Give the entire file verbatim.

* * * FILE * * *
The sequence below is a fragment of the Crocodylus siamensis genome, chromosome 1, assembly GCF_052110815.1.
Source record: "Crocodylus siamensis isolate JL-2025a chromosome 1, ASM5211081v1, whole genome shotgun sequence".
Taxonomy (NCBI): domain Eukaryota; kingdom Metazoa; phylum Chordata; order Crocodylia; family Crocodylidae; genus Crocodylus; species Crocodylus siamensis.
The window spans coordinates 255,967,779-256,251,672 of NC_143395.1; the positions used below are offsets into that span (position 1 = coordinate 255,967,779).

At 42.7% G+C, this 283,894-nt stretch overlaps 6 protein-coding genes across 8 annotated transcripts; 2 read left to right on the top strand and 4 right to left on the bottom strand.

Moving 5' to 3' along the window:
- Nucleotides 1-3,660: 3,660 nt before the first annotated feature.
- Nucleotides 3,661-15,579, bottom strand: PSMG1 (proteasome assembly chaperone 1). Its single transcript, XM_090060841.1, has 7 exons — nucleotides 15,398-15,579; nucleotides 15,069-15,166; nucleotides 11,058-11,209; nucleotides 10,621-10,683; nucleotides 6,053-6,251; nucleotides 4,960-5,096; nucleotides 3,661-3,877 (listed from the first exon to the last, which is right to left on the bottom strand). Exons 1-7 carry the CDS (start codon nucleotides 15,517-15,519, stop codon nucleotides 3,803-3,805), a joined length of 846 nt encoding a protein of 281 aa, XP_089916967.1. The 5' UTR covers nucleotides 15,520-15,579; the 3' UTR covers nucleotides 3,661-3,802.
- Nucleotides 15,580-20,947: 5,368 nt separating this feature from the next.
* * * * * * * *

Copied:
The sequence below is a fragment of the Crocodylus siamensis genome, chromosome 1, assembly GCF_052110815.1.
Source record: "Crocodylus siamensis isolate JL-2025a chromosome 1, ASM5211081v1, whole genome shotgun sequence".
Taxonomy (NCBI): domain Eukaryota; kingdom Metazoa; phylum Chordata; order Crocodylia; family Crocodylidae; genus Crocodylus; species Crocodylus siamensis.
The window spans coordinates 255,967,779-256,251,672 of NC_143395.1; the positions used below are offsets into that span (position 1 = coordinate 255,967,779).

At 42.7% G+C, this 283,894-nt stretch overlaps 6 protein-coding genes across 8 annotated transcripts; 2 read left to right on the top strand and 4 right to left on the bottom strand.

Moving 5' to 3' along the window:
- Nucleotides 1-3,660: 3,660 nt before the first annotated feature.
- Nucleotides 3,661-15,579, bottom strand: PSMG1 (proteasome assembly chaperone 1). Its single transcript, XM_090060841.1, has 7 exons — nucleotides 15,398-15,579; nucleotides 15,069-15,166; nucleotides 11,058-11,209; nucleotides 10,621-10,683; nucleotides 6,053-6,251; nucleotides 4,960-5,096; nucleotides 3,661-3,877 (listed from the first exon to the last, which is right to left on the bottom strand). Exons 1-7 carry the CDS (start codon nucleotides 15,517-15,519, stop codon nucleotides 3,803-3,805), a joined length of 846 nt encoding a protein of 281 aa, XP_089916967.1. The 5' UTR covers nucleotides 15,520-15,579; the 3' UTR covers nucleotides 3,661-3,802.
- Nucleotides 15,580-20,947: 5,368 nt separating this feature from the next.